Sir Matthew Hale, 1609-1676: Law, Religion and Natural Philosophy
Cambridge University Press, Mar 16, 1995 - Biography & Autobiography - 264 pages
Sir Matthew Hale (1609-76) was the greatest common lawyer of his age, and the most universally admired. Although he held office under Oliver Cromwell, this barely affected his standing in Restoration times. A study of Hale's life and thought necessarily illuminates the central role of the common law in Stuart politics. This book explains Hale's political ideas, and his subtle understanding of the peculiar character of an 'unwritten' law. It also covers his extensive writings on scientific and religious questions, writings which document a shift from puritan to liberal Protestantism. His acute but equivocal response to the science of Descartes and Boyle reveals a fascinating interplay between his 'latitudinarianism' and the new natural philosophy. The result is a unique case study, and a comprehensive portrait of a seventeenth-century mind.
What people are saying - Write a review
We haven't found any reviews in the usual places.
Coke the appeal to reason
Selden the appeal to contract
The rights of the Crown
Restoration the nature of laws
Restoration constitutional theory
Restoration legal practice
Hale and religious dissent
The Torricellian experiment
Hale and witchcraft
Other editions - View all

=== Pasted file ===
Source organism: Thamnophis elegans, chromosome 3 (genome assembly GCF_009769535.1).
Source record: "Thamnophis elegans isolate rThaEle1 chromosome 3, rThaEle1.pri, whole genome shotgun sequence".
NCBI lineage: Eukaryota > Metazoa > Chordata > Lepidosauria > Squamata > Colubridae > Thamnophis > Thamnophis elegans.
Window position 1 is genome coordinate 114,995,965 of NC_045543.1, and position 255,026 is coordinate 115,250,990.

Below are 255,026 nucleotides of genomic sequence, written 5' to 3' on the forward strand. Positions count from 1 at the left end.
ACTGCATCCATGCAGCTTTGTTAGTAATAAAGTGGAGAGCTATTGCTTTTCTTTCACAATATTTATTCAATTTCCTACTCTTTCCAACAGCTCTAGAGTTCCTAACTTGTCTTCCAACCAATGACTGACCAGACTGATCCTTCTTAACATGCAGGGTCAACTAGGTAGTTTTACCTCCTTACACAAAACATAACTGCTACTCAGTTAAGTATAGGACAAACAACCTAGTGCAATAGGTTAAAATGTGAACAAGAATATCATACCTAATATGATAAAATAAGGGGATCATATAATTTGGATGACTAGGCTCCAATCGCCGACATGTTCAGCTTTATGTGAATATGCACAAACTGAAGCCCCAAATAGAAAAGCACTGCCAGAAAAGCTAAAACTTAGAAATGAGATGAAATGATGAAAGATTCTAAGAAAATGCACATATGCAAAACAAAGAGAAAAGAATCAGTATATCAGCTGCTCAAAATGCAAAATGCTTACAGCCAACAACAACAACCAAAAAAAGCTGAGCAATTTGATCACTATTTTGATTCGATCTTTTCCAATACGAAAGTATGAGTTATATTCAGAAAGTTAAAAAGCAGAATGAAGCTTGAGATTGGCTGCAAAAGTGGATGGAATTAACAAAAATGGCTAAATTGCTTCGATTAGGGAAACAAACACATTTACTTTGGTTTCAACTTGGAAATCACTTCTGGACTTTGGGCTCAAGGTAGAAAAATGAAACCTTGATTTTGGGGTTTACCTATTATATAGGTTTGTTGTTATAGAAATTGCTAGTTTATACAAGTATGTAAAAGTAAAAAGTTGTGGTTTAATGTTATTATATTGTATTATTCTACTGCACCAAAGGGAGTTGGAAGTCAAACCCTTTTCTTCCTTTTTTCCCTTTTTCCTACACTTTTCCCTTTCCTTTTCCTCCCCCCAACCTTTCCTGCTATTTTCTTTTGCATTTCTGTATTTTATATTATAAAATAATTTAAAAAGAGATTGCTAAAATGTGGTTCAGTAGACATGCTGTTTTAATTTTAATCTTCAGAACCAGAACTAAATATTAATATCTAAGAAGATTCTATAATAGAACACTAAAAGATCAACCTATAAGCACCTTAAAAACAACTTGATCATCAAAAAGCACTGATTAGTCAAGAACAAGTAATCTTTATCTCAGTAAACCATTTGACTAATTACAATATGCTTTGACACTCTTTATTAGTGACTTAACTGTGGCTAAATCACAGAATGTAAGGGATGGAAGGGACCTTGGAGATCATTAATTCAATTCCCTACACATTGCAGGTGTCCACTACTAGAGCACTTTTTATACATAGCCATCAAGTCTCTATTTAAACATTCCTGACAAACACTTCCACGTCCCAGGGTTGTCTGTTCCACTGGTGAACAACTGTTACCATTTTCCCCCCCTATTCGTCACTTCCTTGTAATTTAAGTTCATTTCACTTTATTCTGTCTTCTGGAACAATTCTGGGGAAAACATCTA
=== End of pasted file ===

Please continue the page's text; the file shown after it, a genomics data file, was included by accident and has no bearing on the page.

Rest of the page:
ancient argument Arminian authority believed Bench Bodleian Library body Boyle British Library Burnet Calvinist Cambridge Chief Justice Christian church civil claim Cobbett Coke's common law common lawyers concerned consent constitution contract court custom Descartes Discourse dispense divine English essay existence faith God's grace Grotius Hale's hath Hobbes House human Ibid ideas institution intellectual ius gentium John John Selden judgement judges jurisdiction kind king king's knowledge Lambeth latitudinarianism law of England least legislation liberty Lincoln's Lords manuscript matter mechanistic moral motion natural law object Oxford parliament parliamentary philosophy political prerogative presbyterian Primitive origination principle printed Protector puritan rational reason religion religious reports Restoration Richard Baxter role royal royalist rule seems Selden Selden Society sense Serjeant Ship Money Sir Matthew Hale soul sovereign spirit St German statute theory things Thomas Hobbes thought treatise trials truth usurper William writings